After thee house has been staked out, the next step is the placement of the under slab plumbing. The proper placement of drain lines is important due to the the inability to make changers at a later date.
The proper placement of the under slab plumbing starts with an accurate Plumbing Diagram. The Diagram consists of the exact location of the drain line and their termination points. An accurate Plumbing Diagram assists the installer in two ways. First, the installation of the drain lines can be expedited, and secondly, it reduces waste in the materials
The generation of the Plumbing Diagram needs to occur as a three (3) step process.
Step1: First, calculate the elevation of the final Top-of-Slab. Working from that elevation, and calculating the longest run of pipe, the flow of the drain line at the house envelope can be determined. Utilize ¼”/foot slope on all drain lines. The end of the ¼”/foot slope should terminate where the drain line will exit the house envelop.
Step 2: Location of plumbing fixtures and sanitary piping should be documented. The decision of what piping materials to utilize should occur. Continue to reference elevations at each fixture so as to maintain the proper flow.
Step 3: Hot and cold water lines should be located on the diagram. Whereas the sanitary drain lines need to be dimensionally located, the location of under slab supply lines have more flexibility.
With the fixture locations identified, and the depth and slope of the lines noted, the pipe can start to be installed. The installation should follow the following four (4) step process.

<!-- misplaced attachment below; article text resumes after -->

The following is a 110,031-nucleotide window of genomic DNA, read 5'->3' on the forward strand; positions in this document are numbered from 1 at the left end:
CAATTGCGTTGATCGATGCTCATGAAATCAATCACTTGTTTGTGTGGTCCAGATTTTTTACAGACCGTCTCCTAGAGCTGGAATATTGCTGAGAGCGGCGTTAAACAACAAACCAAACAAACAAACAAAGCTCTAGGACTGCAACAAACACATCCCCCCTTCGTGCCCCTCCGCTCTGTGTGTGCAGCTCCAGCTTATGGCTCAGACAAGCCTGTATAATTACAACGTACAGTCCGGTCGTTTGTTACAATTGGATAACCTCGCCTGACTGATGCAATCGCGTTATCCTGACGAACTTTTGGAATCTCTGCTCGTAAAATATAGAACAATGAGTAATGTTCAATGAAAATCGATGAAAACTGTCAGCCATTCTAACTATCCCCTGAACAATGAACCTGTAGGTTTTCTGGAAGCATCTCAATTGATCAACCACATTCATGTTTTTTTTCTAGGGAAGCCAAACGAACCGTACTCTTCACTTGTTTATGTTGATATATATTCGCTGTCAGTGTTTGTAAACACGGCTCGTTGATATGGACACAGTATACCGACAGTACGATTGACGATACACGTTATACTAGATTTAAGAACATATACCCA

Step 1: Clear the site of all debris and materials. With the pad, composed of stone screening in place, the contractor provides trenches where the drain lines are to be located. Lay the material in the trench to verify all materials have been provided. If needed, make adjustments in the field and reflect the changes on the diagram.
Step 2: Place the pipe sleeve at the proper elevation at the Grade Beam. The sleeve should extend 24” from the exterior grade beam on each side. Secure the sleeve with a gravel base and wire ties.
Step 3: Lay a four (4) inch gravel base for the sanitary pipes to lay on. Provide extra gravel for any field adjustments.
Step 4: Lay the pipe from the point of entry into the house, working back towards the fixtures. The largest pipe is the 4” sanitary line. Because of its bulkiness and weight, it is easier to install it first. Stub up approximately 12” AFF and cap the pipe. Use color paint to identify drains and supply.
Step 5: Pour the grade beams first making sure that the sleeve is held tight. Adjust the sleeve immediately should any deviations occur.
Step 6: Pour the slab-on-grade. A final verification of all drain and supply is critical. Hand work concrete around drain and supply lines so as to not all discrepancies to occur.
The preferred material for all sanitary drain lines is PVC pipe. PVC is flexible, lighter and easily connected with each other by using glue and clamps.
For water lines, both hot and cold supply, PEX piping is preferred. The advantages of the PEX over copper are as follows:
- Cost: PEX is less expensive. Typically, for a 100 foot of ½” PEX the cost is $25.00. In contrast, the same length and size of copper will cost approximately $150.00.
- Installation: PEX is much easier to install than copper piping. In addition, the time frame for the installation of PEX is substantially lower than copper by about 50%.
- Quantity of Fittings: Because of its flexibility, PEX can bend thus reducing the number of fittings by approximately 40%.
- Resistance to Freezing: Due to its flexibility, PEX is much more resistant to freezing than copper.